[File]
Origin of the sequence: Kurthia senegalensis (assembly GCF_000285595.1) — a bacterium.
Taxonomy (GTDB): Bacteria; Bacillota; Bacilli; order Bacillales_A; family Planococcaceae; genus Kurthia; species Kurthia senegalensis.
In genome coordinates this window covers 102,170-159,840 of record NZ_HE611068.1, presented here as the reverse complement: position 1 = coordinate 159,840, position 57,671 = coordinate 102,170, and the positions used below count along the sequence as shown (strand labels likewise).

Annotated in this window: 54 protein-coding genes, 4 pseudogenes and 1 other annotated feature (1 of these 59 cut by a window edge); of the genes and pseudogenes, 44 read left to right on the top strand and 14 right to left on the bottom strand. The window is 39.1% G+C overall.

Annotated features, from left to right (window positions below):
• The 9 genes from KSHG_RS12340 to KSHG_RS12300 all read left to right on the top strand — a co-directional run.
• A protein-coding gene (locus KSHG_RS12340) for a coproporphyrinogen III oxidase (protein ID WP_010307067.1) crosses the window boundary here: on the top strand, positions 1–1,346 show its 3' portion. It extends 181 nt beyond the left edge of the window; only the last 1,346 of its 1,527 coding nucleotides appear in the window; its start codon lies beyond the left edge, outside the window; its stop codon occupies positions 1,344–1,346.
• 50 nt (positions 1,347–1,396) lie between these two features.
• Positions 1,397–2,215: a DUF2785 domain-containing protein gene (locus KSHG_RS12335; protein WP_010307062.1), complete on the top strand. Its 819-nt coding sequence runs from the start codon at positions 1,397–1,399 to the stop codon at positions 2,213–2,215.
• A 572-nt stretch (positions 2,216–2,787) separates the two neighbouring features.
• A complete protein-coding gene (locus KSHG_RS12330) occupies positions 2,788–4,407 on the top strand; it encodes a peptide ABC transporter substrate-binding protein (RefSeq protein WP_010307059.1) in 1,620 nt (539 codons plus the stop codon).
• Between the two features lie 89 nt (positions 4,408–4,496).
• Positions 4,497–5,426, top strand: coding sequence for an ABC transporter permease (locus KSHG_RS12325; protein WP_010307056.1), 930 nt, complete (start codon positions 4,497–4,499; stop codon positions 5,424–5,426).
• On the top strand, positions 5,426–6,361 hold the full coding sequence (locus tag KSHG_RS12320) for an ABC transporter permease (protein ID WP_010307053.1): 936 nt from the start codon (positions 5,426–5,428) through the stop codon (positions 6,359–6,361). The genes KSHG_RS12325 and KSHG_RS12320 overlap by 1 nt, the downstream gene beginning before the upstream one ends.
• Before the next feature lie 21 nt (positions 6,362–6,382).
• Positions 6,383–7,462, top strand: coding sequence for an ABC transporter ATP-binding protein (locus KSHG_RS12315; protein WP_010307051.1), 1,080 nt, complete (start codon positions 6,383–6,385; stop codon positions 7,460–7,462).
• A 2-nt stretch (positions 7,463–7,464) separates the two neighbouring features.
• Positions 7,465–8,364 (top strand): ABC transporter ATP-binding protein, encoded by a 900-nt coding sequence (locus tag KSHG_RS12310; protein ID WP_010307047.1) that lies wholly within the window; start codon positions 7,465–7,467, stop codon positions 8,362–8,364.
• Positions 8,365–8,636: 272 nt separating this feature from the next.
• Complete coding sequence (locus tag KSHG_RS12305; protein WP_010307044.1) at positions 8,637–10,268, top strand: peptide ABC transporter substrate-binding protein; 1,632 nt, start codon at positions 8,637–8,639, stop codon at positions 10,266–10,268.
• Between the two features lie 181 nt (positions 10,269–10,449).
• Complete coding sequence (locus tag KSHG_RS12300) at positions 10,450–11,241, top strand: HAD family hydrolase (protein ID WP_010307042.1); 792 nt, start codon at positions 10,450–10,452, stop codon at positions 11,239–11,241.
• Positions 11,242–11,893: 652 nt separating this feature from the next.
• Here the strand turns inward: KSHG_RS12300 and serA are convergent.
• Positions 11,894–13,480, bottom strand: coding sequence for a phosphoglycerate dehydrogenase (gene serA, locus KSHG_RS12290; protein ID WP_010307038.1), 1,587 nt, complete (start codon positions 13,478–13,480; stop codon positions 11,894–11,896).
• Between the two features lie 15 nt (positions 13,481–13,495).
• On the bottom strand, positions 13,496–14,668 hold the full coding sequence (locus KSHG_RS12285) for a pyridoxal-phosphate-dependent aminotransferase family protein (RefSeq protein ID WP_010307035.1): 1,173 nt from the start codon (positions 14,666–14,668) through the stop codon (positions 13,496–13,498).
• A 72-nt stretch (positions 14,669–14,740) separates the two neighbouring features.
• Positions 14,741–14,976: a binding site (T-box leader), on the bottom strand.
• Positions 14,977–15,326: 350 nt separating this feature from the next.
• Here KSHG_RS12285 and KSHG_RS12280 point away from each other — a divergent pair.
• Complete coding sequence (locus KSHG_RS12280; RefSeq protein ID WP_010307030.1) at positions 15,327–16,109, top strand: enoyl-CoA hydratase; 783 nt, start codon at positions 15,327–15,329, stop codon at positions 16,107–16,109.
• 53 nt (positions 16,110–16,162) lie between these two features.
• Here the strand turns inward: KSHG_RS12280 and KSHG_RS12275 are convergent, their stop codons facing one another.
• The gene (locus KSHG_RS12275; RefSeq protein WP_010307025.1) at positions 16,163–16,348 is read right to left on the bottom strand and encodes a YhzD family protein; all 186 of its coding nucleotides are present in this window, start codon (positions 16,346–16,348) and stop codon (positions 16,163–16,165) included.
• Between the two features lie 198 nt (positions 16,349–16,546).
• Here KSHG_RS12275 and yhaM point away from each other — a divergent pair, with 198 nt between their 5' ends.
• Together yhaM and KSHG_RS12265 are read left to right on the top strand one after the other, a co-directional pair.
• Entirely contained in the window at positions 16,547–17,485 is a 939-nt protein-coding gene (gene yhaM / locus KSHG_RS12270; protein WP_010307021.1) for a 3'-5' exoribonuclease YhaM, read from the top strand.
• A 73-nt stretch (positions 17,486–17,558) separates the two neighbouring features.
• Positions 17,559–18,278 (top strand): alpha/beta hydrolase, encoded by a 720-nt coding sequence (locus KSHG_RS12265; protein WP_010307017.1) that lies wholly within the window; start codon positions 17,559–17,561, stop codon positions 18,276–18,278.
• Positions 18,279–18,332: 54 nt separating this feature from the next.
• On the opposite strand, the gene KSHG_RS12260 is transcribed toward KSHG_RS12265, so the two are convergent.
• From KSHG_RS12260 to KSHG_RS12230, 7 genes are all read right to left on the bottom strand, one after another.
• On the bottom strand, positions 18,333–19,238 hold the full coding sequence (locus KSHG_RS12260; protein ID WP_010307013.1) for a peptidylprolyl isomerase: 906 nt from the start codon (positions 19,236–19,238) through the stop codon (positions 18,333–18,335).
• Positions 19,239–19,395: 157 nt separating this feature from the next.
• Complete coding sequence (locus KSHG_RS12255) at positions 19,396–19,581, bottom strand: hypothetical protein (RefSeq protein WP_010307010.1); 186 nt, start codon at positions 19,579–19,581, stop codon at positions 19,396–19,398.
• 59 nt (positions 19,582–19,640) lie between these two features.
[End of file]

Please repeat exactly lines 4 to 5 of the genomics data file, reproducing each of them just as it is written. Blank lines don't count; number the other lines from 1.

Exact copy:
Annotated in this window: 54 protein-coding genes, 4 pseudogenes and 1 other annotated feature (1 of these 59 cut by a window edge); of the genes and pseudogenes, 44 read left to right on the top strand and 14 right to left on the bottom strand. The window is 39.1% G+C overall.

Annotated features, from left to right (window positions below):